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Working with the Blackbird

Out of high school, I had the same choices as anyone: go to work, go to college, or join the military. I had been working for years and I thought I knew everything already, so I picked the military.

I tested high, and the Navy wanted me for nuclear power school. I’m 6’4”, so I knew I’d just be banging my head all the time in submarines, so I joined the Air Force.

I was assigned to Beale Air Force Base in California, and I hit the jackpot — I was assigned to work with the SR-71 Blackbird.

It’s a two-engine supersonic jet aircraft, originally designed for the CIA. It’s 110 feet long, flies at a cruising altitude of 80,000 feet, and has a cruising speed of Mach 3. The top speed is still classified. It’s a reconnaissance plane — it carries no munitions. Its purpose is to collect electronic, photographic and radar intelligence.

It’s classified

I helped plan missions and flights. We kept track of other people’s militaries. We could see 80 miles to the side, so if we wanted to see what North Korea was up to, we could just fly right along the Demilitarized Zone.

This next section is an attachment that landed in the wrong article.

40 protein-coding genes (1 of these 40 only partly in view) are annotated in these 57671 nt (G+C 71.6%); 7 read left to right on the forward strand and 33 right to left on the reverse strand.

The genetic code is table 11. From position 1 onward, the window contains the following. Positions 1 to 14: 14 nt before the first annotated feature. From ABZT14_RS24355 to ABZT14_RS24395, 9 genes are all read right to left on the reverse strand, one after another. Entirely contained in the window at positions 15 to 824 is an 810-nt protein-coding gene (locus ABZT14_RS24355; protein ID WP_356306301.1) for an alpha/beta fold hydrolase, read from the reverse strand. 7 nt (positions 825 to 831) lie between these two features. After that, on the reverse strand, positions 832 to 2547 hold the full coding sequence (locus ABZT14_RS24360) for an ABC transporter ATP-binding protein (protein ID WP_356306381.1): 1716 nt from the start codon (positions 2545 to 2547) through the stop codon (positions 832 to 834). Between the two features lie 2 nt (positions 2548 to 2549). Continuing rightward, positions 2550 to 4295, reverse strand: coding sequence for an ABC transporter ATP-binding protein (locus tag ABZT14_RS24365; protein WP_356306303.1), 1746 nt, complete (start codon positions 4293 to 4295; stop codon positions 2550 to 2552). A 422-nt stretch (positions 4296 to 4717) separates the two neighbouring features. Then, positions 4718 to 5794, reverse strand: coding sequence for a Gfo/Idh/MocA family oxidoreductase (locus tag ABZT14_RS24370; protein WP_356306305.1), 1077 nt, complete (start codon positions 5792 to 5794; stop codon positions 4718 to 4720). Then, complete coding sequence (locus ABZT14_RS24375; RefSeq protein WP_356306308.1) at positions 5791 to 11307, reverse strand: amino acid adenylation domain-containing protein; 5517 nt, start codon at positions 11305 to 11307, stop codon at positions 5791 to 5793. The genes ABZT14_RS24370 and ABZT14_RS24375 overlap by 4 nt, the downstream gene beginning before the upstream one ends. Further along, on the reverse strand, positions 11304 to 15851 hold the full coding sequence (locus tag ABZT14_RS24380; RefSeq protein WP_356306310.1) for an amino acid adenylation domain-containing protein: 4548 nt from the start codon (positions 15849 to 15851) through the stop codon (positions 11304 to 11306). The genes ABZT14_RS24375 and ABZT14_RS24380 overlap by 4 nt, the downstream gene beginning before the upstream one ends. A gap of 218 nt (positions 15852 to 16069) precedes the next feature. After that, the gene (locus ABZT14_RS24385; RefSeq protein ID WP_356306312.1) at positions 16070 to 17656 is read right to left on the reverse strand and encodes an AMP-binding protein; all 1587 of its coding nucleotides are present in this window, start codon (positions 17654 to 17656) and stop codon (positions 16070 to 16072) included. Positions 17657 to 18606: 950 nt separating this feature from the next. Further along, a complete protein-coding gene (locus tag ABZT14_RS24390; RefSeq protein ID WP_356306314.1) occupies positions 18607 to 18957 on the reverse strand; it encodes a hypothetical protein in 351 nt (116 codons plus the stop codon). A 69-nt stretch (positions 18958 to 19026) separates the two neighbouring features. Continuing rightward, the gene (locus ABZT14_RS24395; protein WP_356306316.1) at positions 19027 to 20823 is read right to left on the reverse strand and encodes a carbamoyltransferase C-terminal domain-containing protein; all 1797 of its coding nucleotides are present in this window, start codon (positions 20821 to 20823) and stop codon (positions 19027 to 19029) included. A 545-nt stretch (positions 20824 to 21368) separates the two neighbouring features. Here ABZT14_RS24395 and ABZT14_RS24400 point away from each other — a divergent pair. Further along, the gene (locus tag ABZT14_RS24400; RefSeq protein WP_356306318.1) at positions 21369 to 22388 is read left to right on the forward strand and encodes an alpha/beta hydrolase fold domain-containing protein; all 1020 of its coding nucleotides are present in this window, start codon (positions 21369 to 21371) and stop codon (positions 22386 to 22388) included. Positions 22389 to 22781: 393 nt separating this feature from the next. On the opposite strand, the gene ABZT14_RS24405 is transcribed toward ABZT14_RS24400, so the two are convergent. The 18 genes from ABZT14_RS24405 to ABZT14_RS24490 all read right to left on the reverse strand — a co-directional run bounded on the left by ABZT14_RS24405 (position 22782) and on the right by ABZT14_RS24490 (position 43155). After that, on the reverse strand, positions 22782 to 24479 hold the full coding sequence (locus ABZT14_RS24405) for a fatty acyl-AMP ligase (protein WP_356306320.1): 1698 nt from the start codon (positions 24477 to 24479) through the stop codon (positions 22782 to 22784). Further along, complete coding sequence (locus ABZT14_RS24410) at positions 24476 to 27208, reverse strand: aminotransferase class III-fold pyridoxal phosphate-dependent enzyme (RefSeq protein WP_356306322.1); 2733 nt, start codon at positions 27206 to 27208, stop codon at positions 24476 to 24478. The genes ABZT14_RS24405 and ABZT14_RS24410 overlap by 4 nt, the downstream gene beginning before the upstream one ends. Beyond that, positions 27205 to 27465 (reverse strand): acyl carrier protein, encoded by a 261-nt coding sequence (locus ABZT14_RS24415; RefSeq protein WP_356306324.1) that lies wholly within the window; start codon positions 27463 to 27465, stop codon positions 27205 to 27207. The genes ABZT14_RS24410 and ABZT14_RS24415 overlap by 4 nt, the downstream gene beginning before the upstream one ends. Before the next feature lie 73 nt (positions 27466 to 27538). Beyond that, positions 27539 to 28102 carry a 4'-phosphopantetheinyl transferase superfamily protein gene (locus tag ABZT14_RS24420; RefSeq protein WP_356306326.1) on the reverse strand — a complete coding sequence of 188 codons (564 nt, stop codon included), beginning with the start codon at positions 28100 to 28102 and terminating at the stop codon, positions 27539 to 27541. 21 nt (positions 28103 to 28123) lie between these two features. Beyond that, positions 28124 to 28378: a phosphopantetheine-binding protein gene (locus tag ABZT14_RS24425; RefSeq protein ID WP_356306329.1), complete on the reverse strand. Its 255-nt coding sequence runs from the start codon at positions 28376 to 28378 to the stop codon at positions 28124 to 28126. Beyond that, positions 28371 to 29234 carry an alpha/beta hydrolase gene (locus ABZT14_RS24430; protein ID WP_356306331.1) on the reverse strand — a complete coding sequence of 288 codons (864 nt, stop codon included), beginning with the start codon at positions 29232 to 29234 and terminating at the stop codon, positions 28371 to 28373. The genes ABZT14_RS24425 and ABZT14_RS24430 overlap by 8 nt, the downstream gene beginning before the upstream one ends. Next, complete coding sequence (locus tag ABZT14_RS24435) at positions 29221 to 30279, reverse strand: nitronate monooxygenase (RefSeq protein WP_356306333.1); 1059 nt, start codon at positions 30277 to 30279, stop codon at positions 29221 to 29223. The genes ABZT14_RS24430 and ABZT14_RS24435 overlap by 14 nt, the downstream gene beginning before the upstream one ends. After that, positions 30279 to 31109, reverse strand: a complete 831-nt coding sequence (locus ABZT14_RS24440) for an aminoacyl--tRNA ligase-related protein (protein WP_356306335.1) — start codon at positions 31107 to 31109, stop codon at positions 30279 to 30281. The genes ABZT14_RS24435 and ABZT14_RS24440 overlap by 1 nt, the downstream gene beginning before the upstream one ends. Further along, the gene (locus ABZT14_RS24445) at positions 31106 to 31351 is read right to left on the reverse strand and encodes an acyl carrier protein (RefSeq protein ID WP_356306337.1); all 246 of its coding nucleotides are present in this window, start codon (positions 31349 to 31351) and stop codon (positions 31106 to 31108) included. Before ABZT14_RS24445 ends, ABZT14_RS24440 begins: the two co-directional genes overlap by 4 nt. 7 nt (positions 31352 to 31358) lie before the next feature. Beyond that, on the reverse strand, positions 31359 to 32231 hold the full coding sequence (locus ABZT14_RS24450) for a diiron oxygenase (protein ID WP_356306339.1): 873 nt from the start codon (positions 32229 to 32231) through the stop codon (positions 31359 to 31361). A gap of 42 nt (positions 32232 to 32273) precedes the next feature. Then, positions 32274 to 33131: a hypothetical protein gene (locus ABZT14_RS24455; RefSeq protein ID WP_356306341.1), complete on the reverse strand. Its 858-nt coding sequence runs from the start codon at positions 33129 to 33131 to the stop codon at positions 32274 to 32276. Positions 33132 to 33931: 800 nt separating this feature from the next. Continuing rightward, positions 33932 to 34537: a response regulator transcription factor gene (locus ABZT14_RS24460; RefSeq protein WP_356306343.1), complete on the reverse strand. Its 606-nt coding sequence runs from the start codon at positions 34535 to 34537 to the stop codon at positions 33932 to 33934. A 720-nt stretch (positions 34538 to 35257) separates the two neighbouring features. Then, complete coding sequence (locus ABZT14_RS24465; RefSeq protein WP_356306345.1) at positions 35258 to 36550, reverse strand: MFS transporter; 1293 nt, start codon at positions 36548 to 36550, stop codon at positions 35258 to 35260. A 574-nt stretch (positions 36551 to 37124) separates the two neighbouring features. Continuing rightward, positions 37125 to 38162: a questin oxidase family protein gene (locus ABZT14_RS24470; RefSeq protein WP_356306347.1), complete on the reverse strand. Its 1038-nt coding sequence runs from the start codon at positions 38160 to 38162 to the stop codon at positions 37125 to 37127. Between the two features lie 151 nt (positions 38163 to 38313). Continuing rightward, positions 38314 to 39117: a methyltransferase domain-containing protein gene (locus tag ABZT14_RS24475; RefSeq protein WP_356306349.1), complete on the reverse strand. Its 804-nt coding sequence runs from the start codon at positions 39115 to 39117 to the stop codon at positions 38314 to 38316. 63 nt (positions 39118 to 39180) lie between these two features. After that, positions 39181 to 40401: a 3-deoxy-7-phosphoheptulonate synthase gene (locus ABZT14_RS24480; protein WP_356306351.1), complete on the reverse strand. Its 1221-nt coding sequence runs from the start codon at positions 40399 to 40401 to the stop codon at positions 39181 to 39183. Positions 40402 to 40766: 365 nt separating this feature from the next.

I would help plan the flights, and load the plans onto paper tapes that were loaded into the aircraft’s computer. It was all highly classified. 

The political landscape was simpler then, in some ways. It was us versus the Communists. That’s changed somewhat now — the names have changed, though a lot of the players are the same.

An unbreakable bond

While I am proud of my service, the honor to serve is a debt I owe. I was proud to put on the uniform each day. I got more from serving than most can imagine. I was given more responsibility as a 20-year-old than most folks get until they are much older.

I always feel somewhat abashed when someone says “thank you for your service.” It was my good fortune to have served. Like many veterans, it gave me a bond to this nation that cannot be broken.

As a white person, one thing that came out of my military experience was a greater understanding of race. In the military, you will have colleagues and comrades of all races and backgrounds.

For a large part of our society, people of color have handicaps placed on them they shouldn’t have. It’s been hidden a long time, but it’s time to fix it. If you haven’t seen it by now, you ought to.

If you have suggestions for My Name Is, please contact David Gilbert at dgilbert@coloradocommunitymedia.com.